November 13, 2006 · Lessig
The 9th Circuit heard arguments today in our case Kahle v. Gonzales.
This case was filed after Eldred v. Ashcroft was decided. It is built upon the rule Eldred articulated.
If you remember, in Eldred, we raised a First Amendment challenge to Congress’ extension of existing copyright terms. Our argument was: “this is a regulation of speech; apply ordinary First Amendment review to the statute.”
The government argued the other extreme — no First Amendment review of a copyright statute. It argued the Court should affirm the DC Circuit’s rule that copyrights were “categorically immune from challenges under the First Amendment.”
The Court adopted neither position. It refused to apply ordinary First Amendment review to a copyright statute. But it also refused to exempt copyright statutes from First Amendment review. Instead, as the Court wrote:
To the extent such assertions [assertions where someone claims a right to "make other peoples' speeches"] raise First Amendment concerns, copyright’s built-in free speech safeguards are generally adequate to address them. We recognize that the D.C. Circuit spoke too broadly when it declared copyrights “categorically immune from challenges under the First Amendment.” 239 F.3d, at 375. But when, as in this case, Congress has not altered the traditional contours of copyright protection, further First Amendment scrutiny is unnecessary.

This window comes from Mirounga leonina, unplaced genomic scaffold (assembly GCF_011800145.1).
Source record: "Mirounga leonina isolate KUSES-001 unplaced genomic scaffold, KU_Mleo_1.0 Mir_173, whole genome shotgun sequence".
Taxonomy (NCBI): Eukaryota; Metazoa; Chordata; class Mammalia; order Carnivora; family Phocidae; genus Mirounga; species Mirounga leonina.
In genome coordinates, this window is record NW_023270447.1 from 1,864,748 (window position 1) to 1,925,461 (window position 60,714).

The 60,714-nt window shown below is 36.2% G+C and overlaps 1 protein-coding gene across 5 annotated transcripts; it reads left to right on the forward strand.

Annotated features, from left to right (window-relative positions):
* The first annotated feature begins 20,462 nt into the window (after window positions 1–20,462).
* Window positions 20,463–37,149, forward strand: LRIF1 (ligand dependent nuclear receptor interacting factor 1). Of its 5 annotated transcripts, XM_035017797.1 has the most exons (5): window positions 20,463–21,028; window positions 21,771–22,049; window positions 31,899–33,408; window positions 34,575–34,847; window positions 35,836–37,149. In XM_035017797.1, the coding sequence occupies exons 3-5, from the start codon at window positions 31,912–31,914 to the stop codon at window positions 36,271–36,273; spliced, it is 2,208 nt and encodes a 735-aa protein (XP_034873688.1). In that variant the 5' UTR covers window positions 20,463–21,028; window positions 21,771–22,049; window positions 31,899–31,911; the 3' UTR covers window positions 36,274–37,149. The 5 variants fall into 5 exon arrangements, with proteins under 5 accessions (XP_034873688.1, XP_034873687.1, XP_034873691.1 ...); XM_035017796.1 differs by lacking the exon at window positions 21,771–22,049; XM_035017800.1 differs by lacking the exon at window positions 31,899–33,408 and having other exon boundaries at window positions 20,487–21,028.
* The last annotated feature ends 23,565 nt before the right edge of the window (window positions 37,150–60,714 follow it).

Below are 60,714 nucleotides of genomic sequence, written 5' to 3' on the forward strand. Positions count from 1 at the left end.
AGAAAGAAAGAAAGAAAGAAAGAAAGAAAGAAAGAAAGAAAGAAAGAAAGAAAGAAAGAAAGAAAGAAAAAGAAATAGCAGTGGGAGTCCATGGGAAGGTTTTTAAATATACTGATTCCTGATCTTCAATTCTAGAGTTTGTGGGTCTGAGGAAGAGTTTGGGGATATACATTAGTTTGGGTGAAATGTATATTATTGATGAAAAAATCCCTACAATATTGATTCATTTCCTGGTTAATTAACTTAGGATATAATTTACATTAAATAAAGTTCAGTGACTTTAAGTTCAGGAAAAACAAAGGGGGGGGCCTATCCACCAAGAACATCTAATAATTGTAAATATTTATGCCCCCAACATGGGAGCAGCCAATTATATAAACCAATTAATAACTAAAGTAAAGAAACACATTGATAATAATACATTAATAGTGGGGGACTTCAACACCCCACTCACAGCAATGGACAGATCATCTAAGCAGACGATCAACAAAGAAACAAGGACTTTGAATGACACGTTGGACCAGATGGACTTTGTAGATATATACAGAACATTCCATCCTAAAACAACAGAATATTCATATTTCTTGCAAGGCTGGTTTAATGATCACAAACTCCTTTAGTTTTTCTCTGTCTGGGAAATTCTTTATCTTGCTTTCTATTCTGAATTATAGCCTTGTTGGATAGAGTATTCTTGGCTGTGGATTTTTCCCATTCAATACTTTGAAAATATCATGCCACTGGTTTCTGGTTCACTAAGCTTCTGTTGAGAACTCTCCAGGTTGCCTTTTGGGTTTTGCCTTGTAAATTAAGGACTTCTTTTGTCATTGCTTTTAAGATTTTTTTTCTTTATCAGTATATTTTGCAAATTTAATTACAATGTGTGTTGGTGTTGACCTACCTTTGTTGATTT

This is a kind of tradition-triggered standard: So long as Congress stays within the “traditional contours of copyright protection,” then further First Amendment review is unnecessary. But if Congress changes a “traditional contour of copyright protection,” then the “built-in free speech safeguards” may not be sufficient.
We alleged a change in perhaps the most fundamental “traditional contour” of copyright protection — the shift from the opt-in system that copyright was from 1790=1976 to the opt-out system that copyright has become in the period since.